Making the Investment
All technologies need time, money, and consumer acceptance to be developed. Fortunately, a growing number of consumers are becoming enthusiastic about finding new ways to reduce their energy consumption and overall environmental impact. As long as we keep making the investment, our tools to create cleaner energy and demand less energy in the first place should have a massive positive effect on our environment—and even our daily lives.
Responsible Energy Investments Could Solve Retirement Funding Crisis
Retiring baby-boomers are facing a retirement cliff, at the same time as mother nature unleashes her fury with devastating storms tied to the impact of global warming. There could be a unique solution to the challenges associated with climate change – investments in clean energy from retirement funds.
Financial savings play a very important role in everyone’s life and one must start planning for it as soon as possible. It’s shocking how quickly seniors can burn through their nest egg – leaving many wondering, “How long your retirement savings will last?”
Let’s take a closer look at how seniors can take baby steps on the path to retiring with dignity, while helping to clean up our environment.
Tip #1: Focus & Determination
Like in other work, it is very important to focus and be determined. If retirement is around the corner, then make sure to start putting some money away for retirement. No one can ever achieve anything without dedication and focus – whether it’s saving the planet, or saving for retirement.
Tip #2: Minimize Spending
One of the most important things that you need to do is to minimize your expenditures. Reducing consumption is good for the planet too!
Tip #3: Visualize Your Goal
You can achieve more if you have a clearly defined goal in life. This about how your money can be used to better the planet – imagine cleaner air, water and a healthier environment to leave to your grandchildren.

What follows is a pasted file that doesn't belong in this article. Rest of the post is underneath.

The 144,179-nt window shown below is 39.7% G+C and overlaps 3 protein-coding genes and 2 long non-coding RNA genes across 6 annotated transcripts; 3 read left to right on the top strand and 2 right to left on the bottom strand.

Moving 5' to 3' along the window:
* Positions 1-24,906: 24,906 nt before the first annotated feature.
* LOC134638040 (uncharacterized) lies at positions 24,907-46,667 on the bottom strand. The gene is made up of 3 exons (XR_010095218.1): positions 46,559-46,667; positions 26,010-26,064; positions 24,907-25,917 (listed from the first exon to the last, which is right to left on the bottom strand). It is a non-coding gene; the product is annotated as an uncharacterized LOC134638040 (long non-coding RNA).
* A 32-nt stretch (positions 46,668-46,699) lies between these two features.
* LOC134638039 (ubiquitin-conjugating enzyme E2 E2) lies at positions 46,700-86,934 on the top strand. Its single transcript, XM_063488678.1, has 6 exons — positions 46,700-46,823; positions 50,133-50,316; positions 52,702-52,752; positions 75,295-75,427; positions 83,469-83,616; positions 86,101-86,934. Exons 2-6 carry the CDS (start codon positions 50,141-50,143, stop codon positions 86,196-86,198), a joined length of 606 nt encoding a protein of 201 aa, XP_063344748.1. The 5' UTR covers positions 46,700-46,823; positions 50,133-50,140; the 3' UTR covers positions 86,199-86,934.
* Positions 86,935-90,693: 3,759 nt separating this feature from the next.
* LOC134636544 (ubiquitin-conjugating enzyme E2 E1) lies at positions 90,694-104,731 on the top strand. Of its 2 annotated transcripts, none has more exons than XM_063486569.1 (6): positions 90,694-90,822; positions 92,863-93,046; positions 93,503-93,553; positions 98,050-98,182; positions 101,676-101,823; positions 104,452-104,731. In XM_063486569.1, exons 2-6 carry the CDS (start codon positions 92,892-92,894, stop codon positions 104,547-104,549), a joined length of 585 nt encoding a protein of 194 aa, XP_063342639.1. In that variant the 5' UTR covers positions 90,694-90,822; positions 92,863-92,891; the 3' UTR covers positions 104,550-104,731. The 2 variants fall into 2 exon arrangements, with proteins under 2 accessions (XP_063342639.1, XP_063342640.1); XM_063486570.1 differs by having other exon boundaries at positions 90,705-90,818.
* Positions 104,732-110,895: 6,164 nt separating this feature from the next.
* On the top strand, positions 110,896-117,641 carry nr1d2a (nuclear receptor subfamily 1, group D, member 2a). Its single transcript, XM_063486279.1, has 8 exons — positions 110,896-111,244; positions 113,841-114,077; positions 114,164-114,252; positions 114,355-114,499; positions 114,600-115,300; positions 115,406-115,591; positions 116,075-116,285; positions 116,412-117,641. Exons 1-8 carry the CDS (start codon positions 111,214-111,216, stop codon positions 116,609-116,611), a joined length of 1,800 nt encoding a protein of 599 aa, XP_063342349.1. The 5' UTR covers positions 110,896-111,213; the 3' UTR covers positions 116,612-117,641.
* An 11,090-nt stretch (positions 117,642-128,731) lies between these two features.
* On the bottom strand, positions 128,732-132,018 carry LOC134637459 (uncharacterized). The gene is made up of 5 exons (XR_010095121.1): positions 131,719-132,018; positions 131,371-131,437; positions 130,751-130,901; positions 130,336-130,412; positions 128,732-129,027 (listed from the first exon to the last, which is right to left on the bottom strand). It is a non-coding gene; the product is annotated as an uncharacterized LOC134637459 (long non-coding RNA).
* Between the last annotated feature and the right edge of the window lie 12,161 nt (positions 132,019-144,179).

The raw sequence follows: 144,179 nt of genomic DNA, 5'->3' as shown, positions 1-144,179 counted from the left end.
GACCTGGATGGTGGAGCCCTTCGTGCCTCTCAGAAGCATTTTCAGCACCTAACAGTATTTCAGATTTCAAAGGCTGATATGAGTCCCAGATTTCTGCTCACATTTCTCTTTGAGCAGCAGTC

Investing in Clean Energy
One of the hottest and most popular industries for investment today is the energy market – the trading of energy commodities. Clean energy commodities are traded alongside dirty energy supplies. You might be surprised to learn that clean energy is becoming much more competitive.
With green biz becoming more popular, it is quickly becoming a powerful tool for diversified retirement investing.
The Future of Green Biz
As far as the future is concerned, energy businesses are going to continue getting bigger and better. There are many leading energy companies in the market that already have very high stock prices, yet people are continuing to investing in them.
Green initiatives are impacting every industry. Go Green campaigns are a PR staple of every modern brand. For the energy-sector in the US, solar energy investments are considered to be the most accessible form of clean energy investment. Though investing in any energy business comes with some risks, the demand for energy isn’t going anywhere.
In conclusion, if you want to start saving for your retirement, then clean energy stocks and commodity trading are some of the best options for wallets and the planet. Investing in clean energy products, like solar power, is a more long-term investment. It’s quite stable and comes with a significant profit margin. And it’s amazing for the planet!